Pollution Exclusion: Indiana Federal Court Finds Exclusion Applies To Offsite Soil And Groundwater Contamination

An Indiana federal district court, applying Michigan law, held that offsite soil and groundwater contamination resulting from Visteon Corporation’s (Visteon) historical use of trichloroethylene (TCE) as a degreaser was barred by the absolute pollution exclusion contained in its National Union Fire Insurance Company of Pittsburgh, P.A. (National Union) insurance policies.

Visteon operated a Connersville, Indiana plant that manufactured automotive component climate control system parts, including radiators and fuel injection components.  When manufacturing these parts, TCE was used as a degreaser.  Multiple historical releases of TCE occurred from the 1960s to 2000 and beyond, resulting in a TCE groundwater plume from the site.  In 2001, the Indiana Department of Environmental Management notified Visteon of the possible contamination at the site and the surrounding area.  Visteon spent millions of dollars remediating the site and defending and resolving property damage and bodily injury claims made by neighboring landowners.

Visteon sought coverage from National Union, which issued umbrella policies to Visteon from 2000-2002.  National Union argued that the pollution exclusion in the policies excluded coverage.  The National Union policies contained an absolute pollution exclusion, barring coverage “arising out of the actual or threatened discharge, dispersal, seepage, migration, release or escape of pollutants….”  The policies also excluded coverage for any remediation costs.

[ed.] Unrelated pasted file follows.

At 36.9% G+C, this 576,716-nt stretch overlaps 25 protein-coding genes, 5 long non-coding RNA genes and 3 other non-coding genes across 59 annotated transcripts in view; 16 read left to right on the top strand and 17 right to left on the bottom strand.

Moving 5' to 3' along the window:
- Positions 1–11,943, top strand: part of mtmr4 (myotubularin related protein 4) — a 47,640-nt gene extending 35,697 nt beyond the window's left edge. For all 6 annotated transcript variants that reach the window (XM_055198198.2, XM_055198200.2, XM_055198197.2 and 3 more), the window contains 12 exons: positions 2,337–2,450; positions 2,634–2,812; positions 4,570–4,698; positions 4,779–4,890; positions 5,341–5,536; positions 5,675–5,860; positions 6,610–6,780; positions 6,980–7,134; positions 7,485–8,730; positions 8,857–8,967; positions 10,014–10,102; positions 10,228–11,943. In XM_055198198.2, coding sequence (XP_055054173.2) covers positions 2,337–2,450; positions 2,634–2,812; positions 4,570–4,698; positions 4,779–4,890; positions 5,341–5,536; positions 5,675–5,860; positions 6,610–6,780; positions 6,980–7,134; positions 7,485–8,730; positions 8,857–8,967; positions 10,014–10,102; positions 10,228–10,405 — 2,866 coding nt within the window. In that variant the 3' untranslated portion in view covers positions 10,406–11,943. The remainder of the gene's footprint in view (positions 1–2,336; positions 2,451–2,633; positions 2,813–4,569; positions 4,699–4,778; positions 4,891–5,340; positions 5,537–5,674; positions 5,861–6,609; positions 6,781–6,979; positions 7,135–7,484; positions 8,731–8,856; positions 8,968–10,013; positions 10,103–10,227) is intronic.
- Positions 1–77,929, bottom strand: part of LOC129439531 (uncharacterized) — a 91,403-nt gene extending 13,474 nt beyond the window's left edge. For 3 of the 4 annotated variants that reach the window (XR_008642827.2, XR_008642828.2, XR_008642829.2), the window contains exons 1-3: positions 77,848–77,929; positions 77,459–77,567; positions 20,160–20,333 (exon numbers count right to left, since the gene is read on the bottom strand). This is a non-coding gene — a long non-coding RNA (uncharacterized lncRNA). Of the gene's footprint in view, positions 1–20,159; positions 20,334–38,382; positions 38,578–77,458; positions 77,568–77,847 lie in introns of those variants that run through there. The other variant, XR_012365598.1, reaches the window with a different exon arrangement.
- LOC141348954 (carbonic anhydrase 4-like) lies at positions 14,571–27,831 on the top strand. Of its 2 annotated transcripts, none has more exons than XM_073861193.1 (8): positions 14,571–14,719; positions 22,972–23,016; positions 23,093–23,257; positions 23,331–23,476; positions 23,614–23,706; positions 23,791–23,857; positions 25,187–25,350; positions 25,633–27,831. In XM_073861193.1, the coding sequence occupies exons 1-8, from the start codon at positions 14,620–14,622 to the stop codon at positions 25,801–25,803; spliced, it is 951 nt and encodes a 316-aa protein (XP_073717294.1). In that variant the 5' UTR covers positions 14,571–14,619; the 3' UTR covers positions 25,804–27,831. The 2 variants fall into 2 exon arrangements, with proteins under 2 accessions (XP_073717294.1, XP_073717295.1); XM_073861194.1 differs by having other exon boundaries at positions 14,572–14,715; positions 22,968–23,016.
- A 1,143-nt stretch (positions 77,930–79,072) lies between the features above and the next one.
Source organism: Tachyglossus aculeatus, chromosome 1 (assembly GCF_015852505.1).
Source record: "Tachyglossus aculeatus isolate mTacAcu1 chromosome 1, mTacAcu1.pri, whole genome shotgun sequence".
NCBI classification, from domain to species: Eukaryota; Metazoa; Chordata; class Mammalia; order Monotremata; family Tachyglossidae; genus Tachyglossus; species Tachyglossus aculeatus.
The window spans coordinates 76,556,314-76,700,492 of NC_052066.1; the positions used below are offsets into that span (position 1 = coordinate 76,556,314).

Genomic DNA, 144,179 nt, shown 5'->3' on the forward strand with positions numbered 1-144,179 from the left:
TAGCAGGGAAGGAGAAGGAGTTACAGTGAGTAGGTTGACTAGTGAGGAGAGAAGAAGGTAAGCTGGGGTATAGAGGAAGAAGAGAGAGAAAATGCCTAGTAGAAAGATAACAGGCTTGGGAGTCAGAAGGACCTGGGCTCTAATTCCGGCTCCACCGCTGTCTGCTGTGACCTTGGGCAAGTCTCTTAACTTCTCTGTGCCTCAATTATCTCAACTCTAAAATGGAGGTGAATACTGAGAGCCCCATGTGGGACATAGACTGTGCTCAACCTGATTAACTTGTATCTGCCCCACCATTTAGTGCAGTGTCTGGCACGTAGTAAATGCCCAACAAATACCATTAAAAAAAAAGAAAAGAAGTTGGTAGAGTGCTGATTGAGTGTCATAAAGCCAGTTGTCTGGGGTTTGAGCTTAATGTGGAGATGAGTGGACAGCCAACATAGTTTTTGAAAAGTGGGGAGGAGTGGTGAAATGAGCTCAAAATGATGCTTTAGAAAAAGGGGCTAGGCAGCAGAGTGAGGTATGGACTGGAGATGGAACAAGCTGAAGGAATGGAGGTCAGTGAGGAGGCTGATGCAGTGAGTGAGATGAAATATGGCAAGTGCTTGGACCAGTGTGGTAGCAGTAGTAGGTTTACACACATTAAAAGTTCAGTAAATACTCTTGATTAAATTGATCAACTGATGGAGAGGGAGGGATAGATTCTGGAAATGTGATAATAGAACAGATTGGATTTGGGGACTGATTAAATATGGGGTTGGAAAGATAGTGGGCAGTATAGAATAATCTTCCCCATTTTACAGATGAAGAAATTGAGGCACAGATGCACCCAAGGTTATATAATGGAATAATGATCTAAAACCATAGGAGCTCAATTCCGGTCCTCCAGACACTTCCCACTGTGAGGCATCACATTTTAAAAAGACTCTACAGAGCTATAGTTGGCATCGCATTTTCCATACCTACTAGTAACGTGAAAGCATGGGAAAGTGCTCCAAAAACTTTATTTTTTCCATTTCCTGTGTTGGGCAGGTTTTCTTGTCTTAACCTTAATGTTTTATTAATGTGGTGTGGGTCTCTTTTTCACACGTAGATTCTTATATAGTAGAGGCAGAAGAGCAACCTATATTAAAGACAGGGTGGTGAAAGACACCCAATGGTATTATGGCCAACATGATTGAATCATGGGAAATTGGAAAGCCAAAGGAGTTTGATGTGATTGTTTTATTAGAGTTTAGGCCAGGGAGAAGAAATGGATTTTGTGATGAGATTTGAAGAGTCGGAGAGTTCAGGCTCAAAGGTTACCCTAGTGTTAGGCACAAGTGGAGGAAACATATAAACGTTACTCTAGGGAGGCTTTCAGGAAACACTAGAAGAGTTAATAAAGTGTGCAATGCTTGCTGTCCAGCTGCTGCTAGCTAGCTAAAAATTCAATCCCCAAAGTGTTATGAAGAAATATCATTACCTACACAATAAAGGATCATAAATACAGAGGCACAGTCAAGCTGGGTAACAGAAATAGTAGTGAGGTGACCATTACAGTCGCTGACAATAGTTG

Visteon conceded that its claim for damages fell within the National Union policies’ exclusions, but claimed it was nevertheless entitled to coverage under an exception to the pollution-related exclusion, i.e., the Products-Completed Operations Coverage (PCOH).  The PCOH provided coverage for “all Bodily and Property Damage occurring away from premises you own or rent and arising out of …Your Work….”  Visteon argued that the bodily injury and property damage arose from offsite impacts of TCE released from the Visteon site as a result of Visteon’s work.  “According to Visteon, its ‘work’ was completed each time a contract for automotive parts with Ford or some third-party was satisfied.”  National Union argued that Visteon’s operations were not “complete” until at least 2007, when Visteon ceased actively manufacturing automotive parts at the Connersville facility.  Therefore, National Union asserted the PCOH coverage did not apply.

In rejecting Visteon’s policy interpretation, the court held:  “Such an interpretation would have the unintended effect of erasing the line between premises-operations and products-completed operations coverage, as almost any pollution claim involving offsite contamination could be characterized as a completed operations claim.”  Instead, the court found that, based upon the language of the PCOH exception, the provision was intended to cover offsite contractor work.  “As Visteon is neither a contractor nor a subcontractor, and the offsite TCE contamination did not arise from offsite work, Visteon does not fall within the PCOH exception to the pollution exclusion.  Visteon Corporation v. National Union Fire Ins. Co. of Pittsburgh, P.A., 1:11-cv-00200-RLY-TAB (S.D. Ind. July 7, 2014).

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